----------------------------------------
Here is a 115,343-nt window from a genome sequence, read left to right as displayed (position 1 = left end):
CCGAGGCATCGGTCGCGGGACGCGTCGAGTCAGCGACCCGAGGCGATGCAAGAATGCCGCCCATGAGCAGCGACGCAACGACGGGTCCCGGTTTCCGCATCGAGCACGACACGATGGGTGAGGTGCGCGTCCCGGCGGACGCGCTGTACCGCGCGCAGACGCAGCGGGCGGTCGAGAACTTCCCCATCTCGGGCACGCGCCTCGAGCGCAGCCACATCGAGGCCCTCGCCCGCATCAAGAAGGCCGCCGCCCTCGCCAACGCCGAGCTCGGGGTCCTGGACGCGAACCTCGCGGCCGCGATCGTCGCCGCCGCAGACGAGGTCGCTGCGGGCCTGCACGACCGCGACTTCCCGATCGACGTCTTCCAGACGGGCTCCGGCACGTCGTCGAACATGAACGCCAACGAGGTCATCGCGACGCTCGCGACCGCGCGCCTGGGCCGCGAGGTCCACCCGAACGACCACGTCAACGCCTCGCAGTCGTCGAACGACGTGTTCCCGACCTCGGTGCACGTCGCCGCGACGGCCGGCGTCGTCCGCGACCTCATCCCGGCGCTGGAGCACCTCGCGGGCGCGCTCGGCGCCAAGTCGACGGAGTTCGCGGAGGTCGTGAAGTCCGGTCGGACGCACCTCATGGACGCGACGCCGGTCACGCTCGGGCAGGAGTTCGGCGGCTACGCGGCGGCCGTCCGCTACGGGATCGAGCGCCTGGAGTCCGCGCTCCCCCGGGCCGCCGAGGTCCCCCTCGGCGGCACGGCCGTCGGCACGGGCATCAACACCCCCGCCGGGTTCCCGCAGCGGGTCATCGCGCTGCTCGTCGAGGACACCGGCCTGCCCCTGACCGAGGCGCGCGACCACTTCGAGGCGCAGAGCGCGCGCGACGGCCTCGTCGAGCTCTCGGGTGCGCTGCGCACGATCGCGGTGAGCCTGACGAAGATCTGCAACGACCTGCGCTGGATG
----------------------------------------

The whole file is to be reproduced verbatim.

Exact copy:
Here is a 115,343-nt window from a genome sequence, read left to right as displayed (position 1 = left end):
CCGAGGCATCGGTCGCGGGACGCGTCGAGTCAGCGACCCGAGGCGATGCAAGAATGCCGCCCATGAGCAGCGACGCAACGACGGGTCCCGGTTTCCGCATCGAGCACGACACGATGGGTGAGGTGCGCGTCCCGGCGGACGCGCTGTACCGCGCGCAGACGCAGCGGGCGGTCGAGAACTTCCCCATCTCGGGCACGCGCCTCGAGCGCAGCCACATCGAGGCCCTCGCCCGCATCAAGAAGGCCGCCGCCCTCGCCAACGCCGAGCTCGGGGTCCTGGACGCGAACCTCGCGGCCGCGATCGTCGCCGCCGCAGACGAGGTCGCTGCGGGCCTGCACGACCGCGACTTCCCGATCGACGTCTTCCAGACGGGCTCCGGCACGTCGTCGAACATGAACGCCAACGAGGTCATCGCGACGCTCGCGACCGCGCGCCTGGGCCGCGAGGTCCACCCGAACGACCACGTCAACGCCTCGCAGTCGTCGAACGACGTGTTCCCGACCTCGGTGCACGTCGCCGCGACGGCCGGCGTCGTCCGCGACCTCATCCCGGCGCTGGAGCACCTCGCGGGCGCGCTCGGCGCCAAGTCGACGGAGTTCGCGGAGGTCGTGAAGTCCGGTCGGACGCACCTCATGGACGCGACGCCGGTCACGCTCGGGCAGGAGTTCGGCGGCTACGCGGCGGCCGTCCGCTACGGGATCGAGCGCCTGGAGTCCGCGCTCCCCCGGGCCGCCGAGGTCCCCCTCGGCGGCACGGCCGTCGGCACGGGCATCAACACCCCCGCCGGGTTCCCGCAGCGGGTCATCGCGCTGCTCGTCGAGGACACCGGCCTGCCCCTGACCGAGGCGCGCGACCACTTCGAGGCGCAGAGCGCGCGCGACGGCCTCGTCGAGCTCTCGGGTGCGCTGCGCACGATCGCGGTGAGCCTGACGAAGATCTGCAACGACCTGCGCTGGATG